Today, ripple effects delight in finding themselves treated with energy-sapping indirectness. Great plumes of developer ingenuity rise not in the service of dependency management but in the paving of detours that take programmers miles off course. Software engineers fight ripple effects by making packages more modular, classes more focused, interfaces more segregated, services more flexible, features more testable. And these are noble aims but as ripple-effect constraints they remain lamentably second-order. They may reduce ripple effects. But they may not. Worse still, they may lull the programmer into mistaking the detour for the destination, creating programs of inarguable flexibility and impressive test-coverage but nonetheless writhing with transitive dependencies. Nor does this afflict only junior ranks. Consider the package diagrams presented in figure 3, one a system (FitNesse) created by a world-famous programmer and author of numerous principles of coupling management, the other a system of structure-driven design. Which, do you think, is which?
Figure 3: Two systems of between 2100 and 2600 methods.
The only direct first-order means of managing ripple effects is the identification and ruthless elimination of the paths - necessarily transitive in nature - through which these ripple effects radiate.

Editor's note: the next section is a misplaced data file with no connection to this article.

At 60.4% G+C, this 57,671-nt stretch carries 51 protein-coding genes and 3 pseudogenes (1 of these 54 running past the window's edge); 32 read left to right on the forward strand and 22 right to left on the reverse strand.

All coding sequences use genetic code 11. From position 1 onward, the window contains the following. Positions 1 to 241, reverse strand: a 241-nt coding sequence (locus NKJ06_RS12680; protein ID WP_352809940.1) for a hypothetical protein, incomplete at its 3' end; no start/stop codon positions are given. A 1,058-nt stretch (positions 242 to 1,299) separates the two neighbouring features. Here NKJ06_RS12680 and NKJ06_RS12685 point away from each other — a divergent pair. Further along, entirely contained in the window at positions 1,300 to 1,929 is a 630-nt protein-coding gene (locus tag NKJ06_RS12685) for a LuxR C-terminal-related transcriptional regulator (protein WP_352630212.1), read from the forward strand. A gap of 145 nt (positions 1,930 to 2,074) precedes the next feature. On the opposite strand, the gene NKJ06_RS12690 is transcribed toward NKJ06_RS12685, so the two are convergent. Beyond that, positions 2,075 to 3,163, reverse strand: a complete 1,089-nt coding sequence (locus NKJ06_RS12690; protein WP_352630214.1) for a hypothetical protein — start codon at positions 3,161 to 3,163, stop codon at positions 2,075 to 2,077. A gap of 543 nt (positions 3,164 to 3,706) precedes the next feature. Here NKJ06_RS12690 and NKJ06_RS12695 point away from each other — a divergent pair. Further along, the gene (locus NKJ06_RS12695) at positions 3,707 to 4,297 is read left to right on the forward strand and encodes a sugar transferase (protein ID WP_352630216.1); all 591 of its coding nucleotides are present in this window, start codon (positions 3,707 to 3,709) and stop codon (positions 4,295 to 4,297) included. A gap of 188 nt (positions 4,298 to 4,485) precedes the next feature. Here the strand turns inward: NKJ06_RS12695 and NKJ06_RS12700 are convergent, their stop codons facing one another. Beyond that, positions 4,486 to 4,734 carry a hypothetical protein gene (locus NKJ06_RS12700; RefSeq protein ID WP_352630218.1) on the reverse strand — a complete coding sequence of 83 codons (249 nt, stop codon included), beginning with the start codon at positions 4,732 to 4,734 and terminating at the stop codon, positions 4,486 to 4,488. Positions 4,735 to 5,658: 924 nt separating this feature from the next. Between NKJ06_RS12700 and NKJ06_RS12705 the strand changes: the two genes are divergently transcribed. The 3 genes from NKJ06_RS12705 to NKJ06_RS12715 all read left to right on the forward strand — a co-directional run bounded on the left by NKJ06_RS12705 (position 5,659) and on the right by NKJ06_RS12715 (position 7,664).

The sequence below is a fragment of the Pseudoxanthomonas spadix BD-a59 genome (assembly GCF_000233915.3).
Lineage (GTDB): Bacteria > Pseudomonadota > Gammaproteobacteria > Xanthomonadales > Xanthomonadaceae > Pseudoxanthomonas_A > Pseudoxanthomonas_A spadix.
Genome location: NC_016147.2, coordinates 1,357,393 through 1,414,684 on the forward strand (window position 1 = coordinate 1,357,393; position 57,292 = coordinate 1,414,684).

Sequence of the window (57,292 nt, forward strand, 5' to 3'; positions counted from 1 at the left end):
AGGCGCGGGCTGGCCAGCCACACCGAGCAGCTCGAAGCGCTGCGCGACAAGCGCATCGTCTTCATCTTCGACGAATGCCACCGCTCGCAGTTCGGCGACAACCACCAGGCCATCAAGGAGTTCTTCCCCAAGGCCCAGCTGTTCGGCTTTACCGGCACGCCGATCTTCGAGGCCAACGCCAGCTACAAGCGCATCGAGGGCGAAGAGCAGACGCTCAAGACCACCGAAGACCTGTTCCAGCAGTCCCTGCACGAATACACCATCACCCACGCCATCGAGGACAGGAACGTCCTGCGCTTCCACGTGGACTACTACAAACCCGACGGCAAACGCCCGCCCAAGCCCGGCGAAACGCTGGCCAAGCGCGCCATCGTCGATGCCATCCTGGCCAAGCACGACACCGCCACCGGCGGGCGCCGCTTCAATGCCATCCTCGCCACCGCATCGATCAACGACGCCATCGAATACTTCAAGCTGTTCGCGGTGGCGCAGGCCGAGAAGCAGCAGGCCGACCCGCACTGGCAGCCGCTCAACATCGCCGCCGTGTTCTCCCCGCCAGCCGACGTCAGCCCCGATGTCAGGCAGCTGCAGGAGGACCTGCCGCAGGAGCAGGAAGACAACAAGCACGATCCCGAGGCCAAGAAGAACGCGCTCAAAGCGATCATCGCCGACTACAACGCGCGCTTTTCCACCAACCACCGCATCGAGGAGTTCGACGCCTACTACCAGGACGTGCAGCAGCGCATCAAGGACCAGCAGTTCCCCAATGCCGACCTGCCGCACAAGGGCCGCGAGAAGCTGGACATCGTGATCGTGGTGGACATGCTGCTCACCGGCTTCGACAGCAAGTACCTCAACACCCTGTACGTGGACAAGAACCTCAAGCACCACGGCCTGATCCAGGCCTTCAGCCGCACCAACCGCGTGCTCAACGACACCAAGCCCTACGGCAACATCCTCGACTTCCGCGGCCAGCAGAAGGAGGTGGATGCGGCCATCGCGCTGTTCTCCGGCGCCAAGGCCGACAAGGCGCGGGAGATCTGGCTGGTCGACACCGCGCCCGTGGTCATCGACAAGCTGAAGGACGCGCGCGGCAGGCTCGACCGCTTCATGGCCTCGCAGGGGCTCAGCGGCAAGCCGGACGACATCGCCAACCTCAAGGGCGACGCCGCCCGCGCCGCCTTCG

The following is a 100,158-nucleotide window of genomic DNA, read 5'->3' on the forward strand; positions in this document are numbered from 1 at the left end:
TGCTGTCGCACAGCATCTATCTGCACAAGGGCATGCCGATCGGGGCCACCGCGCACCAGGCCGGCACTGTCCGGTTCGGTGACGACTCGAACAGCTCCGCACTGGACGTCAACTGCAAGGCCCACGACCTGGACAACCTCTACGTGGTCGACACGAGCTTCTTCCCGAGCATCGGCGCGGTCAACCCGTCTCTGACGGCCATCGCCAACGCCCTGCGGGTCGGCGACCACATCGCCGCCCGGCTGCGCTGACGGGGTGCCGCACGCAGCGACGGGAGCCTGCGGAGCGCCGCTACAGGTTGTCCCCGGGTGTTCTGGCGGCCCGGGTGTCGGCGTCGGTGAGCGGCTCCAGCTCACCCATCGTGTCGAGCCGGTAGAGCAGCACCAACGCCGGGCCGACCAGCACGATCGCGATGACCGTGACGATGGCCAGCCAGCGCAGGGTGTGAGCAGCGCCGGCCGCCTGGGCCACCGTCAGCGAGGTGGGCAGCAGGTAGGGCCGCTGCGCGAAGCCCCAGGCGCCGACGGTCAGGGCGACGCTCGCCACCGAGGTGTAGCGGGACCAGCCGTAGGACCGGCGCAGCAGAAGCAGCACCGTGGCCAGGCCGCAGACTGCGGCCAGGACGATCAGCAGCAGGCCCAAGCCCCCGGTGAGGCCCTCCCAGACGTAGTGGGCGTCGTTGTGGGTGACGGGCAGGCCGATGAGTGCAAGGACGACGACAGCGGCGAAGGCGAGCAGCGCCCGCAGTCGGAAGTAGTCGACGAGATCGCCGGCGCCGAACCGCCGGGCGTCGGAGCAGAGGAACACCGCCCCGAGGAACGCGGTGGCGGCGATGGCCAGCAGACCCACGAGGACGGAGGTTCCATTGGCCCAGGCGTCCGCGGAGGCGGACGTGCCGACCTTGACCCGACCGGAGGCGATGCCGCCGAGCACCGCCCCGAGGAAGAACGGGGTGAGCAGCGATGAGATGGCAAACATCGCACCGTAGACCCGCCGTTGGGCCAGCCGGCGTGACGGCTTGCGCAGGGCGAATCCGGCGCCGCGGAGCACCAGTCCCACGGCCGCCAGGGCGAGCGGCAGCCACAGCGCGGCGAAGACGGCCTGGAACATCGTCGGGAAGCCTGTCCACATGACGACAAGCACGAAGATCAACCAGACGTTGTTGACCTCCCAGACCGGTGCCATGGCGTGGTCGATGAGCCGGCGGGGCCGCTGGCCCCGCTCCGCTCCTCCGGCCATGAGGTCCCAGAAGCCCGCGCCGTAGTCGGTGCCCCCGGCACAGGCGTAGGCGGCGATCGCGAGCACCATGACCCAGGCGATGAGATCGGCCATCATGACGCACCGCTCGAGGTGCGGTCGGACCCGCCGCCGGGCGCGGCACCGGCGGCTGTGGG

The uninitiated often entertain the oddest opinions of programming, seeing it as merely typing without realizing that the waggling of fingers over a keyboard is just its end result and most visible component. The truth lies deeper. For when programmers bend to their work they overwhelmingly engage in the insertion, into existing tracts of logic, of fresh new logic the mental carving of which marks the moment when programming takes place. This sandwiching between vast and shifting logical structures triggers a claustrophobia that pervades the programmer's work. With insufficient time to inspect the code into which a class, say, is being inserted, the programmer must focus, attention contracting to illuminate only the immediate surfaces in contact with which the new class will come to rest. There simply isn't time for much else, certainly not for back-tracking far into the legacy to see how classes use the classes that will use the new class, nor how services to be used use further services. Yet in this unlit territory, beyond the mental horizon, coupling gathers.